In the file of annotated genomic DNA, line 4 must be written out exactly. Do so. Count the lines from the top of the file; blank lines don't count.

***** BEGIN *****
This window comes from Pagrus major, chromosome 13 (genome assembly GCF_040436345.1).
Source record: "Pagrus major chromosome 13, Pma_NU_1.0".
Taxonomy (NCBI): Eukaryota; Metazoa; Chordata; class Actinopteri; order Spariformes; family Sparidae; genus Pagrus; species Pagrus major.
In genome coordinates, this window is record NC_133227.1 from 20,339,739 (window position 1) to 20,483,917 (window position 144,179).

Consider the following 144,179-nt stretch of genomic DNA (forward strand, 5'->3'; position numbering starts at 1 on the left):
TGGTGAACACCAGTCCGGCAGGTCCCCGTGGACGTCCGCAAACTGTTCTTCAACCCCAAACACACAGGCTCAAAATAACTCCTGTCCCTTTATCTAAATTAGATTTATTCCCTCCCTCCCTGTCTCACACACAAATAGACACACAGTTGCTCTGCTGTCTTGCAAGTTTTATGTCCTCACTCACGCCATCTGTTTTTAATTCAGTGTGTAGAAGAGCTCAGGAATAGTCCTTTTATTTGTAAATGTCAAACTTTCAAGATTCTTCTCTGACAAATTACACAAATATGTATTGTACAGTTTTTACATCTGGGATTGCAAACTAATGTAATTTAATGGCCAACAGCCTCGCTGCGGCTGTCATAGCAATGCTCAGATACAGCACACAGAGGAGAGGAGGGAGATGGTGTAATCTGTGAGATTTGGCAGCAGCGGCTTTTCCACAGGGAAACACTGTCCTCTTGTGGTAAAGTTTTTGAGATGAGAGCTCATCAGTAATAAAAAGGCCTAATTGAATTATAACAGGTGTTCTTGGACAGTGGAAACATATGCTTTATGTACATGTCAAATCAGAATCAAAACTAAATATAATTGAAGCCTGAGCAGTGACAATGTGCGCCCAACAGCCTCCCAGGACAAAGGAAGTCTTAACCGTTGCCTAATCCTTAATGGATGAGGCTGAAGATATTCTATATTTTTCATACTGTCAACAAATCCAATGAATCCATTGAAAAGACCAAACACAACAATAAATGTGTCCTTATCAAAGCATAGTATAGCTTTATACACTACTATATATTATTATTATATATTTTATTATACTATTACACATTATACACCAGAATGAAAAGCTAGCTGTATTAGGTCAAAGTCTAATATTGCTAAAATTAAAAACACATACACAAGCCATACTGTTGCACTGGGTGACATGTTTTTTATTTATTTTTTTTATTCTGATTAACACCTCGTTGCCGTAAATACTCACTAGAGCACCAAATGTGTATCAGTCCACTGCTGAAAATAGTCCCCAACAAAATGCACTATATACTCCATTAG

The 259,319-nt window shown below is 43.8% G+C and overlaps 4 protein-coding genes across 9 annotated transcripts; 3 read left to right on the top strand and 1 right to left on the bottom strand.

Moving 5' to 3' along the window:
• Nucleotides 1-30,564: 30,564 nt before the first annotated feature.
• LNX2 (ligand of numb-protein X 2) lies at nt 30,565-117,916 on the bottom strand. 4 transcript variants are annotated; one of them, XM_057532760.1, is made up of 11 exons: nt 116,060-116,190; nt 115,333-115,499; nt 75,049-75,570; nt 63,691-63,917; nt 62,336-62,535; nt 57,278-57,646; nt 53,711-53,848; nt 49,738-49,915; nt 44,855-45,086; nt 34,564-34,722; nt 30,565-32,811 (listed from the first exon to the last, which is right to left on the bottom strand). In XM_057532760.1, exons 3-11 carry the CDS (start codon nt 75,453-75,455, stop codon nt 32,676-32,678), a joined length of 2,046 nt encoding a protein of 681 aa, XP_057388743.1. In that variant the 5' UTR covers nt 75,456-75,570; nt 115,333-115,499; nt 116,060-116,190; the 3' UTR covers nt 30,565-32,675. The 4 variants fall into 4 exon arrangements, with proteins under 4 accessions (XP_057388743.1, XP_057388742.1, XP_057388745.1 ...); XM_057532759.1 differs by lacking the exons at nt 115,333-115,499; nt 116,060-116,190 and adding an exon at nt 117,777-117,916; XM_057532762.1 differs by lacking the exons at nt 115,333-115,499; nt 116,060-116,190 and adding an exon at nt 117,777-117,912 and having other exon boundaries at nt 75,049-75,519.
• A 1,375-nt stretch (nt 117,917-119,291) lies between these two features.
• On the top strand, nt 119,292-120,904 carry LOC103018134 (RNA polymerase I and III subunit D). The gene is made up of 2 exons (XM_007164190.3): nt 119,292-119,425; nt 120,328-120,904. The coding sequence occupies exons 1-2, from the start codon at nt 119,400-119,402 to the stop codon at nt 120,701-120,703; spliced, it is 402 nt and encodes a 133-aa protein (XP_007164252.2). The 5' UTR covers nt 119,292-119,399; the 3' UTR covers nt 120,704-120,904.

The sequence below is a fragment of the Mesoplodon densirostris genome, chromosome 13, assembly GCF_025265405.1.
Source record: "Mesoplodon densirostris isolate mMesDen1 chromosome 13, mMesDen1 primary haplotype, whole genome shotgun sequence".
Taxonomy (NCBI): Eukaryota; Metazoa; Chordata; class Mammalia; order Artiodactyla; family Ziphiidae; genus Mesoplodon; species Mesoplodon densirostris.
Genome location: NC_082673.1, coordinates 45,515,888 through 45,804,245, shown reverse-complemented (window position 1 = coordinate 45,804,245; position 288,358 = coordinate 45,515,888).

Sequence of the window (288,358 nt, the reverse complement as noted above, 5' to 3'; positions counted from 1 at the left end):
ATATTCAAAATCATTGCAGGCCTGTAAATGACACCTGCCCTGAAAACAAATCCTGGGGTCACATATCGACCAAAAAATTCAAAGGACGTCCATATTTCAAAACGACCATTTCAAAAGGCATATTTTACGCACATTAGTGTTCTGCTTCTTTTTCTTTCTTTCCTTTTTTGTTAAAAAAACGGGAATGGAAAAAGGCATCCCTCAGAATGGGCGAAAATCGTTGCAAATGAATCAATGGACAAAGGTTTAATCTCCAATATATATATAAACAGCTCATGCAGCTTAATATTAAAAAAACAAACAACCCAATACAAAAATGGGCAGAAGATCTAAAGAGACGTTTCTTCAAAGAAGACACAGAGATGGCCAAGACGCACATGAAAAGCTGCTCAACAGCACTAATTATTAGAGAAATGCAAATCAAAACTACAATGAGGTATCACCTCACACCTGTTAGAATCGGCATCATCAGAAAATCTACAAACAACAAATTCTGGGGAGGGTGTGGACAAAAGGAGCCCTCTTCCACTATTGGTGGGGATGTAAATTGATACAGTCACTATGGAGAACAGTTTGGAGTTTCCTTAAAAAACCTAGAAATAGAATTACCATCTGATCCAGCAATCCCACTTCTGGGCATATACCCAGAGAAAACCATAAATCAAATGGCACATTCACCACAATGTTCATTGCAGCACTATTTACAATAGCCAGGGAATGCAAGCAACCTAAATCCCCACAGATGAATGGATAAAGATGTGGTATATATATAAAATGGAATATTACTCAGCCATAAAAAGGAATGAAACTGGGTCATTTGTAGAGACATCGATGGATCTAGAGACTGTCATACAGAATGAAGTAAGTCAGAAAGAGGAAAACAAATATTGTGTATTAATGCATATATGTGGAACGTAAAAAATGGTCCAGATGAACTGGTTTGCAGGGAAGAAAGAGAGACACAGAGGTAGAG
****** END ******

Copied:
In genome coordinates, this window is record NC_133227.1 from 20,339,739 (window position 1) to 20,483,917 (window position 144,179).